2 Jul 2011

Sudan accused of ‘ethnic cleansing’ in border region

Channel 4 News obtains the first video evidence of Sudanese forces attacking rebels in the Nuba mountains, as the country’s president vows to ‘cleanse’ the region.

Refugees in South Kordofan

Channel 4 News has obtained the first video footage of what critics of the Sudanese government say is a campaign of “ethnic cleansing” against members of the country’s Nuba minority.

The pictures show what appear to be civilian victims of air strikes in the Nuba mountain area of Sudan.

One eyewitness, Naheed Nunutu, told Channel 4 News: “The plane came and the bomb fell near my neighbour. She was cut in half. She was pregnant and even her baby came out of her. She was blown to bits.”

Sudan’s president has ordered his troops to continue attacking rebels in the disputed border region, just days before the country is due to split into two independent states.

In a speech broadcast on state television, President Omar al-Bashir said: “I ordered the Sudanese Armed Forces to continue their operations in South Kordofan until they clean the state of rebels.”

The oil-rich state lies on the border of Sudan, the war-torn region of Darfur, the disputed Abyei region and the area that will become the new country of South Sudan on July 9.

Channel 4 News’s International Editor Lindsey Hilsum said there have been reports of dozens of civilians dying in air strikes, attacks by helicopter gunships and soldiers detaining members of the Nuba minority in the region.

Read more: Lindsey Hilsum blogs from south of the Nuba mountains
"People run to the bomb shelters whenever they hear a plane," said a woman I spoke to today. I won't give her name or say exactly where she is, because she fears the consequences of speaking out.
"Last Sunday several bombs hit Kurchi. Five children were killed. One of the mothers asked me: why is our government bombing us?"

On Thursday, the United Nations reported army air strikes in the rebel stronghold of Kauda, in the Nuba Mountains, which caused “civilian casualties and severe injuries.”

Jonathan Hutson from the Enough Project said: “The government of Sudan is engaged in an ethnic cleansing campaign, as it has done previously in Darfur and the disputed region of Abyei.”

Fighting between the northern military and southern-aligned armed groups broke out in Southern Kordofan on June 5 and has escalated to include artillery and air strikes. It has so far displaced around 73,000 people, according to the UN.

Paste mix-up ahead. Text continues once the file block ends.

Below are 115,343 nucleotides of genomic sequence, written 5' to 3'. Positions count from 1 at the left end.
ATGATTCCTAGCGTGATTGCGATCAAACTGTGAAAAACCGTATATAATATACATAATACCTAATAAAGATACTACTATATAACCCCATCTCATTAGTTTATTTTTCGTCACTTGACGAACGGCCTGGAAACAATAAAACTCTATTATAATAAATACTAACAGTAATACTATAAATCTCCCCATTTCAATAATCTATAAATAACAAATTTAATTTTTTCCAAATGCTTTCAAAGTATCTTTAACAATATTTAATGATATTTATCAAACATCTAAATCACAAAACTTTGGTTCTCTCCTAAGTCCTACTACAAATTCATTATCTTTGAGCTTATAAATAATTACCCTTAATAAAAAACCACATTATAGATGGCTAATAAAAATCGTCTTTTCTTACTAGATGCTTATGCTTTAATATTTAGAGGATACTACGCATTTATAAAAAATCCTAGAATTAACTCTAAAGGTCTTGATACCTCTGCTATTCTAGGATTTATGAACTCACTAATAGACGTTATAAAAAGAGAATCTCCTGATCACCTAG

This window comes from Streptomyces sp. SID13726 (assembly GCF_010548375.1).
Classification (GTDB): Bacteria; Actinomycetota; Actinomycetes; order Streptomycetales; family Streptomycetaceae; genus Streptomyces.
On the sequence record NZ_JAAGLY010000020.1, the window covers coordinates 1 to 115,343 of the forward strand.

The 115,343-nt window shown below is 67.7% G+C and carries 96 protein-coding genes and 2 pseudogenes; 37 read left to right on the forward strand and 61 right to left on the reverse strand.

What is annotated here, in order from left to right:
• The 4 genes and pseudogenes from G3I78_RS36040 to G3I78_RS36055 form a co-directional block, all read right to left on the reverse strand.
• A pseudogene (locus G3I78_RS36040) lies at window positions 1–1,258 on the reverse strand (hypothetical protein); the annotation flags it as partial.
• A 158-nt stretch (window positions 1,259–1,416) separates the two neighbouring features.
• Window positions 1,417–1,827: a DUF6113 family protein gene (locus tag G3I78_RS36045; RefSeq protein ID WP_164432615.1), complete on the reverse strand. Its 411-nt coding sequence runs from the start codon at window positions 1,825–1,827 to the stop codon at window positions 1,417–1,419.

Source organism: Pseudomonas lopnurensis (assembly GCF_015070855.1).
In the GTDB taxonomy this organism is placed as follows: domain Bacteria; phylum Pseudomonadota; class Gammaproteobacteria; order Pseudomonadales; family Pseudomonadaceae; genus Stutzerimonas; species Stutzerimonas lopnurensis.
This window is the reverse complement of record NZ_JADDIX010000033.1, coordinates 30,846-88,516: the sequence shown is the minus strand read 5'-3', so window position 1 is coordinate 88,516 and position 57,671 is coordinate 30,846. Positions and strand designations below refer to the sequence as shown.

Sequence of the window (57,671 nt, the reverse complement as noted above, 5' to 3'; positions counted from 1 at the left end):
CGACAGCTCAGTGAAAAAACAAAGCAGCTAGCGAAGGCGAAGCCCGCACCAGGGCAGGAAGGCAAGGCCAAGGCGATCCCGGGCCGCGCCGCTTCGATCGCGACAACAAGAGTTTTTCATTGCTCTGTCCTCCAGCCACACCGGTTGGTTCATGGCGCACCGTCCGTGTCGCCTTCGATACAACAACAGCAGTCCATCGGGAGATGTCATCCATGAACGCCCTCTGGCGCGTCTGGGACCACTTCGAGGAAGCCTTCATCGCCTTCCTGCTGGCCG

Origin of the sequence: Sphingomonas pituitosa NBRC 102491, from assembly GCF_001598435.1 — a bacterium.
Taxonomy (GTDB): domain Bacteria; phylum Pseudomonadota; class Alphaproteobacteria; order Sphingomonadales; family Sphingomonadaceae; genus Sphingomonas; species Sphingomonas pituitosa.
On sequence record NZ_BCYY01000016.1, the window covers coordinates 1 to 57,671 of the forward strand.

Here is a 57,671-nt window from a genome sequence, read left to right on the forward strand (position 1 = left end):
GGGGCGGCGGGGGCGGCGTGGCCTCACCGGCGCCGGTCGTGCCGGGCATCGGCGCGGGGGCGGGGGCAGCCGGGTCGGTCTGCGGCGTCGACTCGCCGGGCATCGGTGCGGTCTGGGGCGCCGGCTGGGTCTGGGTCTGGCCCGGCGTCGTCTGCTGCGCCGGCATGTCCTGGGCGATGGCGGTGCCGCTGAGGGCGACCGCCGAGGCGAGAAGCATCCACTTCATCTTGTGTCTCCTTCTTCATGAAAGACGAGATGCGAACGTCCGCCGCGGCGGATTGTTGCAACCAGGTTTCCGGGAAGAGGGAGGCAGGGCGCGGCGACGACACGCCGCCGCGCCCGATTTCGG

The International Rescue Committee (IRC) said on Thursday that many of the displaced were ethnic Nuba, who were often hiding out in the Nuba Mountains with no access to medical assistance, food and clean water.

We’re extremely worried about the safety and well-being of people who live there. We’re hearing stories of horrible atrocities. Susan Purdin

Susan Purdin, director of the IRC’s southern Sudan programmes, said: “Authorities in South Kordofan are barring international aid agencies from entering the region and supply lines have been cut.

“We’re extremely worried about the safety and well-being of people who live there. We’re hearing stories of horrible atrocities.”

Mr al-Bashir’s statement appeared to quash hopes of a ceasefire between his government in Khartoum and the northern branch of the Sudan People’s Liberation Movement (SPLM), the former rebels who are now the ruling faction in southern Sudan.

The violence in South Kordofan erupted after Abdelaziz Hilu, number two in the northern branch of the SPLM, came close to being elected governor of the state.
Mr al-Bashir said: “Abdelaziz al-Hilu is a criminal and he will continue as a criminal until he faces justice. He has asked everyone who carries a weapon to kill civilians. He cannot return as a normal citizen.”

The SPLM has rejected the election of Ahmed Haroun, the north’s preferred candidate, as governor of South Kordofan.

Haroun is wanted by the International Criminal Court for allegedly mobilising Arab militia to commit genocide against black African residents of Darfur when he was the minister there in 2003-4. President al-Bashir is also wanted on genocide charges.

Church leaders and activists say the army’s campaign forms part of a government policy of ethnic cleansing, targeting the Nuba peoples who fought with the SPLM’s troops during its 1983-2005 war with Khartoum, claims the government denies.

South Sudan voted for independence in 2005 after decades of civil war but both sides have yet to resolve many issues such as sharing oil revenues or assets.